GM's CEO Barra and former CEO Akerson

GM’s Ignition Recall Lapse - Fines, Investigation and Congressional Probes Oh My!

For the last few years, GM has been on the comeback train by building better quality products and shaking up their product mix. This positive momentum has just been derailed by a huge failure to report a decades old problem and to conduct a timely recall. The recall lapse has all the markings of a train wreck. Here is what you need to know.

In case you missed the news, GM is recalling approximately 1.6 million Chevrolet, Pontiac, Saturn and Opel vehicles for problems with the ignition switch. When GM first introduced this recall, they claimed that only Chevy Cobalt and Pontiac G5 sedans were affected. They also claimed that most people just needed to remove all objects from their key ring besides the key. Since that initial statement, things have grown substantially. Officially GM has this recap of the issue:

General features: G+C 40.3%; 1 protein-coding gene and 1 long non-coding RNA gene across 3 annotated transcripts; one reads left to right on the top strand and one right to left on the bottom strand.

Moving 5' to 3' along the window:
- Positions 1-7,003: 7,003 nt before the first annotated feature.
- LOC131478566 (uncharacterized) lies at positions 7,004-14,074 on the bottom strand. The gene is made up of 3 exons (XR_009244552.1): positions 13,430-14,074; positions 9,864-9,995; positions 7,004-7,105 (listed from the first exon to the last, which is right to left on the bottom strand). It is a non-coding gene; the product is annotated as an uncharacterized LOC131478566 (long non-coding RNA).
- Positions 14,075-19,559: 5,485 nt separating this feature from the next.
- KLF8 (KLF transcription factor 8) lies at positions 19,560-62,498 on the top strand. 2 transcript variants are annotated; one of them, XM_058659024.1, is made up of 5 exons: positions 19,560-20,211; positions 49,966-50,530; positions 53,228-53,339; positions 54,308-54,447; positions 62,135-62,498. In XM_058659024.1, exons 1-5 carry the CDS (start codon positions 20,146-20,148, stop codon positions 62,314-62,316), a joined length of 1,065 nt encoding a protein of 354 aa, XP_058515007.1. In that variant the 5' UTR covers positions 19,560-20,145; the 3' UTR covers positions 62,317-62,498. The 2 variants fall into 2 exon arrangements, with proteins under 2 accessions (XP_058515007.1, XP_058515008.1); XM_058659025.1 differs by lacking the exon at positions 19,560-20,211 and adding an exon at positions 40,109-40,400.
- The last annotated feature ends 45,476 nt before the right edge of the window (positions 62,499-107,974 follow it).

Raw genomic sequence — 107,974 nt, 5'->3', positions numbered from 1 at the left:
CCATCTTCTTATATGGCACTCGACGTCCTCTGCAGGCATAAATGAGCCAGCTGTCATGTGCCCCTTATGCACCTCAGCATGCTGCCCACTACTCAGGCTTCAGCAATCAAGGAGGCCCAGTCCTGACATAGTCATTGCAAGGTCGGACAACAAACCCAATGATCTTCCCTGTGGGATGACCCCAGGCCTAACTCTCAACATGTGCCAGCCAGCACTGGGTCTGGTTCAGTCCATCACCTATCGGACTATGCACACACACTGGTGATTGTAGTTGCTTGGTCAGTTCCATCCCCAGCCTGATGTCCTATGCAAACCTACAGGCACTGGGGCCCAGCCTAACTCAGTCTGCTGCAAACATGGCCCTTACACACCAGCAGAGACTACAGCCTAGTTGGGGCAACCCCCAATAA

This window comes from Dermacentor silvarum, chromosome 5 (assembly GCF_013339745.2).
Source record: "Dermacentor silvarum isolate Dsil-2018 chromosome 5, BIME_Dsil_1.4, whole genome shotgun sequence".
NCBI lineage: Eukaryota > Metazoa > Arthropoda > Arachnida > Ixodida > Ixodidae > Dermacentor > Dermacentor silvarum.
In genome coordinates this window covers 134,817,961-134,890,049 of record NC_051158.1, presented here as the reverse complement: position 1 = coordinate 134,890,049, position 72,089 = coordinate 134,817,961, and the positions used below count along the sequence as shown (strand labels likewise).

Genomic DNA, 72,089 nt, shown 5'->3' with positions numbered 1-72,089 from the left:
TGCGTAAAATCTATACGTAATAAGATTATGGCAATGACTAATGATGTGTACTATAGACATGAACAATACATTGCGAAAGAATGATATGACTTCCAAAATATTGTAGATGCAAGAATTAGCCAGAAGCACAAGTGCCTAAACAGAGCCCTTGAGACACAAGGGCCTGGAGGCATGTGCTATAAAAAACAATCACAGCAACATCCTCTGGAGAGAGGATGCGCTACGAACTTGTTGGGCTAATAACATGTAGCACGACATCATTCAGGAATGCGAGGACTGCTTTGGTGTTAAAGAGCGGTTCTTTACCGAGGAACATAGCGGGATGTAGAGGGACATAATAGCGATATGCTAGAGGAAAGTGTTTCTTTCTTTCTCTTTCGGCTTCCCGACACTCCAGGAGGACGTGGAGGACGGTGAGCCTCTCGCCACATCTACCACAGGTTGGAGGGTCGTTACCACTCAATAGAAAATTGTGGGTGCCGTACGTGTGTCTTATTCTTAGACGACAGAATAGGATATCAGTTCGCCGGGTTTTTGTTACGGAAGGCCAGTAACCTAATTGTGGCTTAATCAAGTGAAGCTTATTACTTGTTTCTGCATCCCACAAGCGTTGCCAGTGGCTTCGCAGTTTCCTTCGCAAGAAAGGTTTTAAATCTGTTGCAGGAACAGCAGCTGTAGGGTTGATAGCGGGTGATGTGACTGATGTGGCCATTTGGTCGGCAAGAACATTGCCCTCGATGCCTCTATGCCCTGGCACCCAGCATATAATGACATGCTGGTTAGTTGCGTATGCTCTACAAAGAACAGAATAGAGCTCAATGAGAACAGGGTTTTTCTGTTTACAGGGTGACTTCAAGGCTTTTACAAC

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Wondering when gm will admit the v6 camaro gen5 2010-2014 has the m6 faulty transmission, pops out of gear stalling the vehicle amongst moving traffic.
What is the definition for a recall to be "terribly bad"? I read in my local paper that GM would provide free loaner cars until the repairs can be made and $500 toward a purchase of a new car, but only if an owner of a recalled vehicle requests it. On the NHTSA site nor with GM site is that information given. So I wonder how many of the 1.6 million recalled vehicle owners are aware of that?
I just heard about the $500 offer yesterday. With this recall being an ongoing saga, there will be new pieces of information like this. Like I said above, the recall really isn't that bad. What's bad is that GM waited so long to process it.
It is increasingly looking "terribly bad" after an independent analysis commissioned by Center for Auto Safety shows over 300 fatalities of failure of airbags to deploy in the same model/year of autos recalled by GM.